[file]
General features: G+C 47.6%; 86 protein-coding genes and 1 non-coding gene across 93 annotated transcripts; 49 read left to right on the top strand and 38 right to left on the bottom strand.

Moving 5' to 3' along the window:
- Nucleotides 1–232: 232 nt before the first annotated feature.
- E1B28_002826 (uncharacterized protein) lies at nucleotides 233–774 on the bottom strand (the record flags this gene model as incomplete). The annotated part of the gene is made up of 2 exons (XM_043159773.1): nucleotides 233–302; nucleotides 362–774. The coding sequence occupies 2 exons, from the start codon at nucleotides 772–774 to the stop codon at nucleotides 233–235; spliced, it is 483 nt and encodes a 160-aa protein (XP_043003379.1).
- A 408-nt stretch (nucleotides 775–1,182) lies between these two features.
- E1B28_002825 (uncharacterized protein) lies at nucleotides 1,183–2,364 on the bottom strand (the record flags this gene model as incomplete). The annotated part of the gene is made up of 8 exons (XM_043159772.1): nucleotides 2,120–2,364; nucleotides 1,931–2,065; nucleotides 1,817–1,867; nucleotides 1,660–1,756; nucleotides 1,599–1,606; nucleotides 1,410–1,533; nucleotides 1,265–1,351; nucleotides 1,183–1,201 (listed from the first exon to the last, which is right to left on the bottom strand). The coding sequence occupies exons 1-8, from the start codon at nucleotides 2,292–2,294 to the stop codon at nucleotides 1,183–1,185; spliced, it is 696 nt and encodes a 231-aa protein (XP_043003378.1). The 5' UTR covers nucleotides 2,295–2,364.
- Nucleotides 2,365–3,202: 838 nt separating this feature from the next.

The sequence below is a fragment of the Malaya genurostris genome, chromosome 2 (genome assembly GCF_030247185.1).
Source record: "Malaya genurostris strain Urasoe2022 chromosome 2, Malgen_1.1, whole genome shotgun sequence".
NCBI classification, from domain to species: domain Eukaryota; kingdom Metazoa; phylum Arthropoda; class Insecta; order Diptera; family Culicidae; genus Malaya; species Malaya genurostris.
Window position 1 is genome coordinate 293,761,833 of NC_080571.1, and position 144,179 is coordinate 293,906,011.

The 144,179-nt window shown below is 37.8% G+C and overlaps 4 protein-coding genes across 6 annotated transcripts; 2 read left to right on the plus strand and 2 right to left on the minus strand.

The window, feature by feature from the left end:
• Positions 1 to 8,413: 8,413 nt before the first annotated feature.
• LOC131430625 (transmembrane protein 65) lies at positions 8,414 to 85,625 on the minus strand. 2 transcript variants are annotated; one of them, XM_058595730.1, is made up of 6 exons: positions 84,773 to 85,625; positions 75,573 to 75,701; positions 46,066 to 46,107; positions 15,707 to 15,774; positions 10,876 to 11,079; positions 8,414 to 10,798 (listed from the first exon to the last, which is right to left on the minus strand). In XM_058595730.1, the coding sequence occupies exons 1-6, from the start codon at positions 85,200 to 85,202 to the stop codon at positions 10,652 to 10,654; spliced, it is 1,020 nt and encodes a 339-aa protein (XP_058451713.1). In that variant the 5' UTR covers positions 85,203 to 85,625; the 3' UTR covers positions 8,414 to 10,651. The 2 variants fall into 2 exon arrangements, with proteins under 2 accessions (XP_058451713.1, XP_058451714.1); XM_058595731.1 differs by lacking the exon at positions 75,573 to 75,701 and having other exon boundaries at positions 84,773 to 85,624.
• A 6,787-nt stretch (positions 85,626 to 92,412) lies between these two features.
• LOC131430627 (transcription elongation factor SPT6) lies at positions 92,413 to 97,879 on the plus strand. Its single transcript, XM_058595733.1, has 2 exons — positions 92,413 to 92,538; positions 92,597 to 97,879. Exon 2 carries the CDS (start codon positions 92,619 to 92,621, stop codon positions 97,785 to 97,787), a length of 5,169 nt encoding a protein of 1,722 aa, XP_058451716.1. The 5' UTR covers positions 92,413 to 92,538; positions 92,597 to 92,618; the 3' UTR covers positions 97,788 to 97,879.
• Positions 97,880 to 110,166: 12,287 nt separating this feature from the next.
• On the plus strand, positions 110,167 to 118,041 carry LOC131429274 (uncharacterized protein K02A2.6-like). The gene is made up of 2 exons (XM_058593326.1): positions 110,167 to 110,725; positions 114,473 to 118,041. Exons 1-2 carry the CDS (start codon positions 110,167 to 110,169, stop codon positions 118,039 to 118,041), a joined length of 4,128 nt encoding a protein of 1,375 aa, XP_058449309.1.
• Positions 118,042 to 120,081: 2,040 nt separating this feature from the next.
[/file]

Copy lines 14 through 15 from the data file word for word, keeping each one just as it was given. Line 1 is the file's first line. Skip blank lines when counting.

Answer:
• Positions 1 to 8,413: 8,413 nt before the first annotated feature.
• LOC131430625 (transmembrane protein 65) lies at positions 8,414 to 85,625 on the minus strand. 2 transcript variants are annotated; one of them, XM_058595730.1, is made up of 6 exons: positions 84,773 to 85,625; positions 75,573 to 75,701; positions 46,066 to 46,107; positions 15,707 to 15,774; positions 10,876 to 11,079; positions 8,414 to 10,798 (listed from the first exon to the last, which is right to left on the minus strand). In XM_058595730.1, the coding sequence occupies exons 1-6, from the start codon at positions 85,200 to 85,202 to the stop codon at positions 10,652 to 10,654; spliced, it is 1,020 nt and encodes a 339-aa protein (XP_058451713.1). In that variant the 5' UTR covers positions 85,203 to 85,625; the 3' UTR covers positions 8,414 to 10,651. The 2 variants fall into 2 exon arrangements, with proteins under 2 accessions (XP_058451713.1, XP_058451714.1); XM_058595731.1 differs by lacking the exon at positions 75,573 to 75,701 and having other exon boundaries at positions 84,773 to 85,624.